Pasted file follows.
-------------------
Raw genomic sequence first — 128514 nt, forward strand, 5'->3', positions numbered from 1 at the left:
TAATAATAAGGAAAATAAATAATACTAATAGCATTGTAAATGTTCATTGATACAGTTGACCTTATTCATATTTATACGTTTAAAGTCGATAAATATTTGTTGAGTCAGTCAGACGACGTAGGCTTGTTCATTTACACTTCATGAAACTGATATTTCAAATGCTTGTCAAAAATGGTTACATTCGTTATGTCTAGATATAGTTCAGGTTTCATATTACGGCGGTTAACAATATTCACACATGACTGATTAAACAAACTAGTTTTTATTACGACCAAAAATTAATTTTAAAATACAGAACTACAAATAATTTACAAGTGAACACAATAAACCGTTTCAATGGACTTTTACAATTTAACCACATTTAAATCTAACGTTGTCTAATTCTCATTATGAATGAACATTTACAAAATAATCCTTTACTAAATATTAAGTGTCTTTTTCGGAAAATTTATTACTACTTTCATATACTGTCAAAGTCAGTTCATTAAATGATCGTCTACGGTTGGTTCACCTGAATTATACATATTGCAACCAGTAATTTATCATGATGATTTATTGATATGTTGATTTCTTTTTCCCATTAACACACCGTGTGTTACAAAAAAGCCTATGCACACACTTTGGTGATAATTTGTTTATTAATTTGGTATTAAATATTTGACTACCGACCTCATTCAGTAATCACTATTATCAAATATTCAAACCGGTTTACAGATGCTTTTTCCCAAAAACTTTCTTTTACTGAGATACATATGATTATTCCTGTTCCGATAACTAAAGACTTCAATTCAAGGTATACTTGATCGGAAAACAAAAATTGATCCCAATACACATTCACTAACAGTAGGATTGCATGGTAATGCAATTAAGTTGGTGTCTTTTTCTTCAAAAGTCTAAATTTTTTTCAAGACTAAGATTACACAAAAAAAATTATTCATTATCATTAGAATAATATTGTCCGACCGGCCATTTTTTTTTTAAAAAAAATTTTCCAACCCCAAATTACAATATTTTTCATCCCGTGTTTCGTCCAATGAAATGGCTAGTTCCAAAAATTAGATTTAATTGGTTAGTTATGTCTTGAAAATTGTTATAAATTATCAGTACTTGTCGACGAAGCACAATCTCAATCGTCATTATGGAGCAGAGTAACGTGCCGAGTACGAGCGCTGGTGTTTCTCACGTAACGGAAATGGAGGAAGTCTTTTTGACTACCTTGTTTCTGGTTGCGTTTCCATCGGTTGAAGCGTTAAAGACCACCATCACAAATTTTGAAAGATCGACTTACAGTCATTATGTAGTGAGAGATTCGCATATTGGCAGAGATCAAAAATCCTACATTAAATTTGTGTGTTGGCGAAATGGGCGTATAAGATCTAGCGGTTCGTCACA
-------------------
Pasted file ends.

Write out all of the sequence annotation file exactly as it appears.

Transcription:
Raw genomic sequence first — 128514 nt, forward strand, 5'->3', positions numbered from 1 at the left:
TAATAATAAGGAAAATAAATAATACTAATAGCATTGTAAATGTTCATTGATACAGTTGACCTTATTCATATTTATACGTTTAAAGTCGATAAATATTTGTTGAGTCAGTCAGACGACGTAGGCTTGTTCATTTACACTTCATGAAACTGATATTTCAAATGCTTGTCAAAAATGGTTACATTCGTTATGTCTAGATATAGTTCAGGTTTCATATTACGGCGGTTAACAATATTCACACATGACTGATTAAACAAACTAGTTTTTATTACGACCAAAAATTAATTTTAAAATACAGAACTACAAATAATTTACAAGTGAACACAATAAACCGTTTCAATGGACTTTTACAATTTAACCACATTTAAATCTAACGTTGTCTAATTCTCATTATGAATGAACATTTACAAAATAATCCTTTACTAAATATTAAGTGTCTTTTTCGGAAAATTTATTACTACTTTCATATACTGTCAAAGTCAGTTCATTAAATGATCGTCTACGGTTGGTTCACCTGAATTATACATATTGCAACCAGTAATTTATCATGATGATTTATTGATATGTTGATTTCTTTTTCCCATTAACACACCGTGTGTTACAAAAAAGCCTATGCACACACTTTGGTGATAATTTGTTTATTAATTTGGTATTAAATATTTGACTACCGACCTCATTCAGTAATCACTATTATCAAATATTCAAACCGGTTTACAGATGCTTTTTCCCAAAAACTTTCTTTTACTGAGATACATATGATTATTCCTGTTCCGATAACTAAAGACTTCAATTCAAGGTATACTTGATCGGAAAACAAAAATTGATCCCAATACACATTCACTAACAGTAGGATTGCATGGTAATGCAATTAAGTTGGTGTCTTTTTCTTCAAAAGTCTAAATTTTTTTCAAGACTAAGATTACACAAAAAAAATTATTCATTATCATTAGAATAATATTGTCCGACCGGCCATTTTTTTTTTAAAAAAAATTTTCCAACCCCAAATTACAATATTTTTCATCCCGTGTTTCGTCCAATGAAATGGCTAGTTCCAAAAATTAGATTTAATTGGTTAGTTATGTCTTGAAAATTGTTATAAATTATCAGTACTTGTCGACGAAGCACAATCTCAATCGTCATTATGGAGCAGAGTAACGTGCCGAGTACGAGCGCTGGTGTTTCTCACGTAACGGAAATGGAGGAAGTCTTTTTGACTACCTTGTTTCTGGTTGCGTTTCCATCGGTTGAAGCGTTAAAGACCACCATCACAAATTTTGAAAGATCGACTTACAGTCATTATGTAGTGAGAGATTCGCATATTGGCAGAGATCAAAAATCCTACATTAAATTTGTGTGTTGGCGAAATGGGCGTATAAGATCTAGCGGTTCGTCACA